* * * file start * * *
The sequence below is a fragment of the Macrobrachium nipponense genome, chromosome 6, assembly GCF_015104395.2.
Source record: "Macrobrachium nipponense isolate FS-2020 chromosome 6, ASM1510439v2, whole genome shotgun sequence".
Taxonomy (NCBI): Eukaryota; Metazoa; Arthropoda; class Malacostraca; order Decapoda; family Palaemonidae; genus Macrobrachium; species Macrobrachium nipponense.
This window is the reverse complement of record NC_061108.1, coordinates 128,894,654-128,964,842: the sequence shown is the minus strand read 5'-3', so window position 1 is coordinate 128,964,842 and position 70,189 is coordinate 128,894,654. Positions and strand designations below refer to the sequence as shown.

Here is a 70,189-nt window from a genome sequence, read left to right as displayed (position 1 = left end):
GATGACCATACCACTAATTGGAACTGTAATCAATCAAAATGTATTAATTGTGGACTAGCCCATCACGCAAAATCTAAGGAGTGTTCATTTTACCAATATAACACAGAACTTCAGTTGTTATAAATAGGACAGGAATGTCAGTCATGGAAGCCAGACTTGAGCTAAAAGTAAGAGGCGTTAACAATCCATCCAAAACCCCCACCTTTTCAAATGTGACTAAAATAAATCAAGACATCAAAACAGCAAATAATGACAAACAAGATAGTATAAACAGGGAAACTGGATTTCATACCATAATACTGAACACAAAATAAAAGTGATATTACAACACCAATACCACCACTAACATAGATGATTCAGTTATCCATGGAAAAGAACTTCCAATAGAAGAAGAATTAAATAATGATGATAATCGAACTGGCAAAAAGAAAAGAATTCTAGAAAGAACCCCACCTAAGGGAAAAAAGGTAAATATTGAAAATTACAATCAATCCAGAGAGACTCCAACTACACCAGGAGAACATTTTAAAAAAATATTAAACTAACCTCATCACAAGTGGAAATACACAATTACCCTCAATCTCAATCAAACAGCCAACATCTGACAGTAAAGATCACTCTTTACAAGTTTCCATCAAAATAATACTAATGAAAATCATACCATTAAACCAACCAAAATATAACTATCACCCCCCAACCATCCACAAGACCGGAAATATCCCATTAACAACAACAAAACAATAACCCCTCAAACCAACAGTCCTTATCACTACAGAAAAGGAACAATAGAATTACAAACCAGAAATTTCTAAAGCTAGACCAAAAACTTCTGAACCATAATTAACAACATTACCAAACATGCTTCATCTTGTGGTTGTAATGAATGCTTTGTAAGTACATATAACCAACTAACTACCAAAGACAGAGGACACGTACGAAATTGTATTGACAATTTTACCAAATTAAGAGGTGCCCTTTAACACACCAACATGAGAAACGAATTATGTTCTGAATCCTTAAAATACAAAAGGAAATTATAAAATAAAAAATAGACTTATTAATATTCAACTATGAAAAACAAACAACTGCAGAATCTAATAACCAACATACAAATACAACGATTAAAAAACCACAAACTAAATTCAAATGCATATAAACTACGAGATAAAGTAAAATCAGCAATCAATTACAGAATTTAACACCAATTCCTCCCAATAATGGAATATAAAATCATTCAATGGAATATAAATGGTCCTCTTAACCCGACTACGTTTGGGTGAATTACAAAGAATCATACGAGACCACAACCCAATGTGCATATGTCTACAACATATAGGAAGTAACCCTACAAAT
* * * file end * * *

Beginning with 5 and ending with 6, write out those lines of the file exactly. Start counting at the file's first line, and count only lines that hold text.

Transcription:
Here is a 70,189-nt window from a genome sequence, read left to right as displayed (position 1 = left end):
GATGACCATACCACTAATTGGAACTGTAATCAATCAAAATGTATTAATTGTGGACTAGCCCATCACGCAAAATCTAAGGAGTGTTCATTTTACCAATATAACACAGAACTTCAGTTGTTATAAATAGGACAGGAATGTCAGTCATGGAAGCCAGACTTGAGCTAAAAGTAAGAGGCGTTAACAATCCATCCAAAACCCCCACCTTTTCAAATGTGACTAAAATAAATCAAGACATCAAAACAGCAAATAATGACAAACAAGATAGTATAAACAGGGAAACTGGATTTCATACCATAATACTGAACACAAAATAAAAGTGATATTACAACACCAATACCACCACTAACATAGATGATTCAGTTATCCATGGAAAAGAACTTCCAATAGAAGAAGAATTAAATAATGATGATAATCGAACTGGCAAAAAGAAAAGAATTCTAGAAAGAACCCCACCTAAGGGAAAAAAGGTAAATATTGAAAATTACAATCAATCCAGAGAGACTCCAACTACACCAGGAGAACATTTTAAAAAAATATTAAACTAACCTCATCACAAGTGGAAATACACAATTACCCTCAATCTCAATCAAACAGCCAACATCTGACAGTAAAGATCACTCTTTACAAGTTTCCATCAAAATAATACTAATGAAAATCATACCATTAAACCAACCAAAATATAACTATCACCCCCCAACCATCCACAAGACCGGAAATATCCCATTAACAACAACAAAACAATAACCCCTCAAACCAACAGTCCTTATCACTACAGAAAAGGAACAATAGAATTACAAACCAGAAATTTCTAAAGCTAGACCAAAAACTTCTGAACCATAATTAACAACATTACCAAACATGCTTCATCTTGTGGTTGTAATGAATGCTTTGTAAGTACATATAACCAACTAACTACCAAAGACAGAGGACACGTACGAAATTGTATTGACAATTTTACCAAATTAAGAGGTGCCCTTTAACACACCAACATGAGAAACGAATTATGTTCTGAATCCTTAAAATACAAAAGGAAATTATAAAATAAAAAATAGACTTATTAATATTCAACTATGAAAAACAAACAACTGCAGAATCTAATAACCAACATACAAATACAACGATTAAAAAACCACAAACTAAATTCAAATGCATATAAACTACGAGATAAAGTAAAATCAGCAATCAATTACAGAATTTAACACCAATTCCTCCCAATAATGGAATATAAAATCATTCAATGGAATATAAATGGTCCTCTTAACCCGACTACGTTTGGGTGAATTACAAAGAATCATACGAGACCACAACCCAATGTGCATATGTCTACAACATATAGGAAGTAACCCTACAAAT